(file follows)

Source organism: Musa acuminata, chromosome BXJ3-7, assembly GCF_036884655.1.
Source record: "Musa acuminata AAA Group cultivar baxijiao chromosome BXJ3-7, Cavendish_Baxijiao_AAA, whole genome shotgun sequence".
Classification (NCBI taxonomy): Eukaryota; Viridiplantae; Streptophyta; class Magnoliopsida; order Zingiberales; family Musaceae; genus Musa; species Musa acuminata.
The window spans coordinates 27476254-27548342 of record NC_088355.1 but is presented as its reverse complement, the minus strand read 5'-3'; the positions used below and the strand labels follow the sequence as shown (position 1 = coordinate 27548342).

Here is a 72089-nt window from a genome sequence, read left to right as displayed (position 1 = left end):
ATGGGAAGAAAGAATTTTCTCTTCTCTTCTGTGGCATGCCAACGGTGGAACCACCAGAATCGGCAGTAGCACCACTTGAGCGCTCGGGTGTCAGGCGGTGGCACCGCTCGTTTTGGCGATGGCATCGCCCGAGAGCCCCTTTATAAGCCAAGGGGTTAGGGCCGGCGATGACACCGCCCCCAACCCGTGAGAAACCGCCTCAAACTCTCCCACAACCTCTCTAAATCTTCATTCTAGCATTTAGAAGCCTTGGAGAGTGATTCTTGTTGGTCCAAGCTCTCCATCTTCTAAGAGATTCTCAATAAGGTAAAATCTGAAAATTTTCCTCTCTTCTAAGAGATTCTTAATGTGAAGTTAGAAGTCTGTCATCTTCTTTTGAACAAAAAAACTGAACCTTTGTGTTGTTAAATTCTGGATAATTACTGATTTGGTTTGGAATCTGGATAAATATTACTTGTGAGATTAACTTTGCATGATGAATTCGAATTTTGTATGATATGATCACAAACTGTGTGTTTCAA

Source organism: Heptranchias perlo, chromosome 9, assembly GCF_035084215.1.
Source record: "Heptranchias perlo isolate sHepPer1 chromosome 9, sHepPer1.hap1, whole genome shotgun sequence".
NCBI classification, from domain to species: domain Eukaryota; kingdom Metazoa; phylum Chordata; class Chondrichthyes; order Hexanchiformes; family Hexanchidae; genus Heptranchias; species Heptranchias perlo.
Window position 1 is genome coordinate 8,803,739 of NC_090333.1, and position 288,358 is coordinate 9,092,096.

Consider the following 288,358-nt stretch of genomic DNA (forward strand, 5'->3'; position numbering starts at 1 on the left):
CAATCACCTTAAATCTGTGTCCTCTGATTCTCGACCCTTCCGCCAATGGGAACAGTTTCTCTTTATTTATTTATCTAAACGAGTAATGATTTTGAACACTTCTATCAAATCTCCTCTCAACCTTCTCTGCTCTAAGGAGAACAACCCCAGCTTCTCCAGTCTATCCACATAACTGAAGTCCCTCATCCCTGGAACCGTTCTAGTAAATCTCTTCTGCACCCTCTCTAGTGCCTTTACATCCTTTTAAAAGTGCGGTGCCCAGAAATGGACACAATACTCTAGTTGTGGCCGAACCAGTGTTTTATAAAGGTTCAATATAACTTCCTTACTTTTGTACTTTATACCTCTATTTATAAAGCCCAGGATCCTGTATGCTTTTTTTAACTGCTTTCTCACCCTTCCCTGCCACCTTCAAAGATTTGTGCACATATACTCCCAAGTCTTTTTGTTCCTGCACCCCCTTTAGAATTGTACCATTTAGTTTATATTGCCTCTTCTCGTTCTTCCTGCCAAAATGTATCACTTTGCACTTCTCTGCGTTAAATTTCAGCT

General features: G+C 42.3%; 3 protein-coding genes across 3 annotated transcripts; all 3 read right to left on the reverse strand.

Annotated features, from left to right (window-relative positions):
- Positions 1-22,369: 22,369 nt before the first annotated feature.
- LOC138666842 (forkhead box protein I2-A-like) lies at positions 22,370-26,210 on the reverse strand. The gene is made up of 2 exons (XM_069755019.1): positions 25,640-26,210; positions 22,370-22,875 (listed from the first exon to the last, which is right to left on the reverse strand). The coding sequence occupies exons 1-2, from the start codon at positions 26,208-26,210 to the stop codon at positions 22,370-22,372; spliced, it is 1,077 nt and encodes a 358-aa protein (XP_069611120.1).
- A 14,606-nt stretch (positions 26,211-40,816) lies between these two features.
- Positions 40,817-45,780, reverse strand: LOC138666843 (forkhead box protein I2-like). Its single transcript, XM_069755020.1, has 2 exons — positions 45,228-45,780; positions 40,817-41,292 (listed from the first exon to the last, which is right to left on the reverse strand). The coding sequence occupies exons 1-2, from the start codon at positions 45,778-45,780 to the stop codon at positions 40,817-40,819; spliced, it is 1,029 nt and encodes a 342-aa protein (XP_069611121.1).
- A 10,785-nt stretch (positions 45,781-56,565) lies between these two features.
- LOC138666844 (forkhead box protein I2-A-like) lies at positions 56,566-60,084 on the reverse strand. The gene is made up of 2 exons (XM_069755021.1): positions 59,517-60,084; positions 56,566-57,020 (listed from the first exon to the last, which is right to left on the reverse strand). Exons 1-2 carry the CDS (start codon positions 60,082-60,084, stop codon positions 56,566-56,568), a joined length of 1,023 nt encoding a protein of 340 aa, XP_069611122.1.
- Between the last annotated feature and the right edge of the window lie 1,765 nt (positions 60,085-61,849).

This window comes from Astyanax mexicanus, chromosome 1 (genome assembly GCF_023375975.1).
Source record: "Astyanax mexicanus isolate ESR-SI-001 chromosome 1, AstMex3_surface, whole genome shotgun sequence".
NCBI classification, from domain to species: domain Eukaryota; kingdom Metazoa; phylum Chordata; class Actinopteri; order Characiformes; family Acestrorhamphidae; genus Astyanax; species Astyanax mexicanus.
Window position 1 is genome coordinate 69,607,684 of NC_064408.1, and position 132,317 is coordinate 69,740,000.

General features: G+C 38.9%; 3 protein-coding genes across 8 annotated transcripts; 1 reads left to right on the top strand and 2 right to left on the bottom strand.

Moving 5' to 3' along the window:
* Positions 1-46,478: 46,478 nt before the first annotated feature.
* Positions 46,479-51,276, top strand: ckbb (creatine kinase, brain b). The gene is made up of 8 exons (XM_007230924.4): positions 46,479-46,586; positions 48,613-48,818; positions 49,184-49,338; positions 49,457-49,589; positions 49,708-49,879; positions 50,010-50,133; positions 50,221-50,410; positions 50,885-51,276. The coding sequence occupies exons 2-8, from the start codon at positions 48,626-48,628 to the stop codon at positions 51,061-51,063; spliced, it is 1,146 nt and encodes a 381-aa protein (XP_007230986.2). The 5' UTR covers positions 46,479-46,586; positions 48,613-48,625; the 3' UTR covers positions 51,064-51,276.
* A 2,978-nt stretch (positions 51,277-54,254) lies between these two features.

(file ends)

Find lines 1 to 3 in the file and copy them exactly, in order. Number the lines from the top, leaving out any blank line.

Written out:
Source organism: Musa acuminata, chromosome BXJ3-7, assembly GCF_036884655.1.
Source record: "Musa acuminata AAA Group cultivar baxijiao chromosome BXJ3-7, Cavendish_Baxijiao_AAA, whole genome shotgun sequence".
Classification (NCBI taxonomy): Eukaryota; Viridiplantae; Streptophyta; class Magnoliopsida; order Zingiberales; family Musaceae; genus Musa; species Musa acuminata.